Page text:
The utility module 10 includes a body 11 having a first surface 19 and a second surface (not shown) opposite the first surface 19. In this example, both the first and the second surfaces are also major surfaces of the body 11 and are generally planar and rectangular. An edge region 18 of the body 11 is intermediate the first surface 19 and the second surface. The edge region 18 may also partially define the first and second surfaces. While the body can be made of any suitable material, the body 11 preferably includes a fiber-reinforced polymeric material.
As shown in FIG. 1, the utility module 10 includes a number of coupling elements disposed at the edge region 18 and at the first surface 19. Coupling elements may also be provided at the second surface (not shown) or at other regions of the utility module. When cooperatively structured coupling elements on adjacent utility modules are coupled together, utility lines (e.g., electrical liens) in the adjacent utility modules are in communication with each other. For example, any of the male coupling elements at the edge region 18 of the utility module shown in FIG. 1 can be a first coupling element, while a coupling element at the first surface 19 in communication with the first coupling element, can be a second coupling element. The male coupling elements at the edge region 18 can be coupled with female coupling elements, which can be third coupling elements, on the horizontal oriented utility module 40 shown in FIG. 2. Once the vertical utility module 10 and the horizontal utility module 40 are joined together, the utility lines in these respective utility modules communicate with each other. Structure 17 is the top face of the utility module 40.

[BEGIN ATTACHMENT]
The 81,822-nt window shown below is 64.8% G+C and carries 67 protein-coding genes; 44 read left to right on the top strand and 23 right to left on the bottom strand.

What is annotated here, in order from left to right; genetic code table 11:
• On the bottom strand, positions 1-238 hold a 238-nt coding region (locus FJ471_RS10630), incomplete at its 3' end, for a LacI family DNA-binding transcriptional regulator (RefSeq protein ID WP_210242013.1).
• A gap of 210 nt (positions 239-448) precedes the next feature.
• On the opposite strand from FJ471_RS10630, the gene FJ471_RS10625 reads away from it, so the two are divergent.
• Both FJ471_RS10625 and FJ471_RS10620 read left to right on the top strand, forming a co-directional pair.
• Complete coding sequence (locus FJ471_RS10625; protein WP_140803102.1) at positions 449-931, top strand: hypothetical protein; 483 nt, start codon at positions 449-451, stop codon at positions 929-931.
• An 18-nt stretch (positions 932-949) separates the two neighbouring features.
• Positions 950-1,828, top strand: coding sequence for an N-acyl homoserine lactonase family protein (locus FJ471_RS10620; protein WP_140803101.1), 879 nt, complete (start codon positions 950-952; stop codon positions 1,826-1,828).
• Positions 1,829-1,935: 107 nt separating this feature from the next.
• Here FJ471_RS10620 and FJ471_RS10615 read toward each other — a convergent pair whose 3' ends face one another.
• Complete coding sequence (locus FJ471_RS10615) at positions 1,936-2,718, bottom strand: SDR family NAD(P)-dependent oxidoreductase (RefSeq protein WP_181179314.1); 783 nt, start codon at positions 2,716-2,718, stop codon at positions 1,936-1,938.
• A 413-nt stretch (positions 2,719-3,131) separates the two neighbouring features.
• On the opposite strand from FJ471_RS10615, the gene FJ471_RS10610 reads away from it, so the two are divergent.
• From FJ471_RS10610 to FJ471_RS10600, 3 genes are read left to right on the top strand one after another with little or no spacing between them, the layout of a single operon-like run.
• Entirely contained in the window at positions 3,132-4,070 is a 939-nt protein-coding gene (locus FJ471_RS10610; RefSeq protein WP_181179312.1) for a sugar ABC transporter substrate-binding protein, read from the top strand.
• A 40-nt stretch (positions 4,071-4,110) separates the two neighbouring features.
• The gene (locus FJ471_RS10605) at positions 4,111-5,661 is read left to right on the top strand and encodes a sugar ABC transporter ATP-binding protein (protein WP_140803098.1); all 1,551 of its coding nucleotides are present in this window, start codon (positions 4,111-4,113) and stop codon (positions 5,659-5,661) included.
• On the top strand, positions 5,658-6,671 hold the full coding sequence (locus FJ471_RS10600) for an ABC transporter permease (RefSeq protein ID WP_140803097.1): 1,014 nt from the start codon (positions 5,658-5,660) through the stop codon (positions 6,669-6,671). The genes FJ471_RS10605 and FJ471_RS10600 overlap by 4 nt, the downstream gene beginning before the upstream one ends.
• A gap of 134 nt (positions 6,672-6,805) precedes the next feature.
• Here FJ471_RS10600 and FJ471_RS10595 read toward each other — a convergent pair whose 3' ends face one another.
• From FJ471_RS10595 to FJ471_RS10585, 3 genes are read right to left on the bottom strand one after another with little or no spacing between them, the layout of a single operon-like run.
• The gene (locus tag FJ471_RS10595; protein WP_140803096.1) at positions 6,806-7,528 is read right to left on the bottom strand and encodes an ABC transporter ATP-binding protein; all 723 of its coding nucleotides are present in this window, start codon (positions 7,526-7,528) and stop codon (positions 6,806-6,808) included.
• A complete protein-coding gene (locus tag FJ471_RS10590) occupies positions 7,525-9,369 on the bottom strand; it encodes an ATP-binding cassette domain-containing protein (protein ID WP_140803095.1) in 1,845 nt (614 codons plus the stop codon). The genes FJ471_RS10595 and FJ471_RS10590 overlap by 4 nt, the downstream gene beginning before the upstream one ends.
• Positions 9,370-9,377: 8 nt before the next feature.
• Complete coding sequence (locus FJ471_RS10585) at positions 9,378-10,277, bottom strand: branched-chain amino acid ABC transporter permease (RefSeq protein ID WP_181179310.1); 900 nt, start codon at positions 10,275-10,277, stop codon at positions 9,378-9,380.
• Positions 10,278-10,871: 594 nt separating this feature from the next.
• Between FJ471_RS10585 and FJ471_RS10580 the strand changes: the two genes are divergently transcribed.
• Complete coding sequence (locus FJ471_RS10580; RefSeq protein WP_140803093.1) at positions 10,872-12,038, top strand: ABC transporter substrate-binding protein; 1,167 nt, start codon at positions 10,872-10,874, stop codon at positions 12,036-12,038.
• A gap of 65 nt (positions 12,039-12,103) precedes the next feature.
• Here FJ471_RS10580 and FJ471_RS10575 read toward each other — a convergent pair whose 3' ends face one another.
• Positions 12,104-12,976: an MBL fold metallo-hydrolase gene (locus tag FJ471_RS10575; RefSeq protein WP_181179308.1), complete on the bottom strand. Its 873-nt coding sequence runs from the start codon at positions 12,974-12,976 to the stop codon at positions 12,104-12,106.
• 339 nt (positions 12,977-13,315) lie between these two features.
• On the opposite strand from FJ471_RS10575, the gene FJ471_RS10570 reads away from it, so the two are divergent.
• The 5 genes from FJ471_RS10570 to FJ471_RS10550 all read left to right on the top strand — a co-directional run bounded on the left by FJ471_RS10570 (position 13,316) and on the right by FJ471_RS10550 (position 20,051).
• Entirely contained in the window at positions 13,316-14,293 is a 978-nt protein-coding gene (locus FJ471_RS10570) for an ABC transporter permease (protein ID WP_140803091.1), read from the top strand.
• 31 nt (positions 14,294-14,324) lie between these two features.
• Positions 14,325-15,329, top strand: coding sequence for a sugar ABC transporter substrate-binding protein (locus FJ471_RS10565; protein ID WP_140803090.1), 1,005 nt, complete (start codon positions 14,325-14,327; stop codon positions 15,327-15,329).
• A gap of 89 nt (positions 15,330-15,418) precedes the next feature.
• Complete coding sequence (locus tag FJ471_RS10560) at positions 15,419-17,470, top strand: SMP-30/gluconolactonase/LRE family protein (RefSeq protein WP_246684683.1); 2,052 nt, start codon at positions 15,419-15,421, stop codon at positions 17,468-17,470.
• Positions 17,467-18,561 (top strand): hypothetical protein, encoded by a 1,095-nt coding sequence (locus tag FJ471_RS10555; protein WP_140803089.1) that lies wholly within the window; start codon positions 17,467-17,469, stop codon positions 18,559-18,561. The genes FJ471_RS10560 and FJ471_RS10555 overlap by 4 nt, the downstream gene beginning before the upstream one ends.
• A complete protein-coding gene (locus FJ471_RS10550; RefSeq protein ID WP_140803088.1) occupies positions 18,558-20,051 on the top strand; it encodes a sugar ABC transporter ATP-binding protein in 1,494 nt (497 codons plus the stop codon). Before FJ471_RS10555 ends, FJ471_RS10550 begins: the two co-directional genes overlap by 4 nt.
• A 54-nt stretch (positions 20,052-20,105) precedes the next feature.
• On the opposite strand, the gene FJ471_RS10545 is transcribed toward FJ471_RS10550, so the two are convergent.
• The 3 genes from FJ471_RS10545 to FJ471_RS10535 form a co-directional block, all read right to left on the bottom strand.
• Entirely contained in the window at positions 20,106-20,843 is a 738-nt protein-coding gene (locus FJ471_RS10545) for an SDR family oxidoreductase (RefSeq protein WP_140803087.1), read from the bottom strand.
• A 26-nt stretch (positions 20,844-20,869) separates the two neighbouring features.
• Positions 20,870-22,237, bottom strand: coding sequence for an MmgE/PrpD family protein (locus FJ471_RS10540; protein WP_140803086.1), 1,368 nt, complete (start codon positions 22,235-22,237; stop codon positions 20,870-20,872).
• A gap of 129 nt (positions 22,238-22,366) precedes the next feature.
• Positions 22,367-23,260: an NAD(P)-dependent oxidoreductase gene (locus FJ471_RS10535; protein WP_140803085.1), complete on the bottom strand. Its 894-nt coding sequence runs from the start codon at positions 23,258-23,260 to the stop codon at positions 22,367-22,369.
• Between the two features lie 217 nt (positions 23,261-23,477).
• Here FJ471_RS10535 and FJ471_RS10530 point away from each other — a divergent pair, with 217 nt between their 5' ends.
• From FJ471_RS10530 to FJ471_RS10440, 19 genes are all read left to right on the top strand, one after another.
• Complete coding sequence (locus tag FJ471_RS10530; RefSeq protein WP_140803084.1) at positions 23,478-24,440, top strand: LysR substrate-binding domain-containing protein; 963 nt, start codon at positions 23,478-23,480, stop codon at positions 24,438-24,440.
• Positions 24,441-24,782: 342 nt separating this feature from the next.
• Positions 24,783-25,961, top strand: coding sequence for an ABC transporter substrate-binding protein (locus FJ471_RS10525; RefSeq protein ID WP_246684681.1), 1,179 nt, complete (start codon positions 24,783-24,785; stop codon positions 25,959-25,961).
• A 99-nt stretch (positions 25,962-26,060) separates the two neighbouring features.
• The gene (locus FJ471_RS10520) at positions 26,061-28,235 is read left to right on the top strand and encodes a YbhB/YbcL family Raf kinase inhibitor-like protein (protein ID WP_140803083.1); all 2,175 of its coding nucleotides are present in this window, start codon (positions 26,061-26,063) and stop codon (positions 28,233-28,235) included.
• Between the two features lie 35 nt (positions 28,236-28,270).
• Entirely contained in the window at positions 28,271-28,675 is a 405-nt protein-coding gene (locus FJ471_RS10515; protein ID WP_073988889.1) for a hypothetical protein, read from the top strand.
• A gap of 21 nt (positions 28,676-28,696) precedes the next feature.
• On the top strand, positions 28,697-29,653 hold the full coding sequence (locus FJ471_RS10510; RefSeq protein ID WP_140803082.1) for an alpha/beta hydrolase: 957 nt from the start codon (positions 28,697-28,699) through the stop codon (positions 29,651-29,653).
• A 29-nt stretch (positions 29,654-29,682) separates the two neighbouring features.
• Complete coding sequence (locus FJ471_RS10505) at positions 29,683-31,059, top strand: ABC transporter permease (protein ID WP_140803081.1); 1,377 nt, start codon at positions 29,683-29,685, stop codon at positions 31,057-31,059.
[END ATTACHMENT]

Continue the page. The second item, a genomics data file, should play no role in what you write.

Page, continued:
Any suitable number or types of utility lines can be present in the utility modules. The utility lines may include plumbing lines. (e.g., pipes), heating lines lines, electrical lines (e.g., wires), communications lines, exhaust lines, sewage lines etc. Communication lines (e.g., telephone lines) in the utility module are preferably shield from electomagnetic radiation which might otherwise interfere with communications. Example of communications lines include telephone lines, TV lines (e.g., HDTV, cable TV), and lines for Internet access. One or more of these communication lines may be in communication with the utility service system, which is described in further detail below.
The utility modules are preferably pre-approved to comply with applicable building codes (e.g., local building codes) and the requirements of agencies such as Underwriter's Laboratory. Accordingly, the modules can be transported to the construction site and installed without skilled electricians, plumbers, etc. being present at the construction site. At the construction site, less skilled personnel can simply push and plug the modules together without the need for skilled personnel to verify that the utility installation complies with, e.g., local building codes. Consequently, building costs are reduced using embodiments of the invention.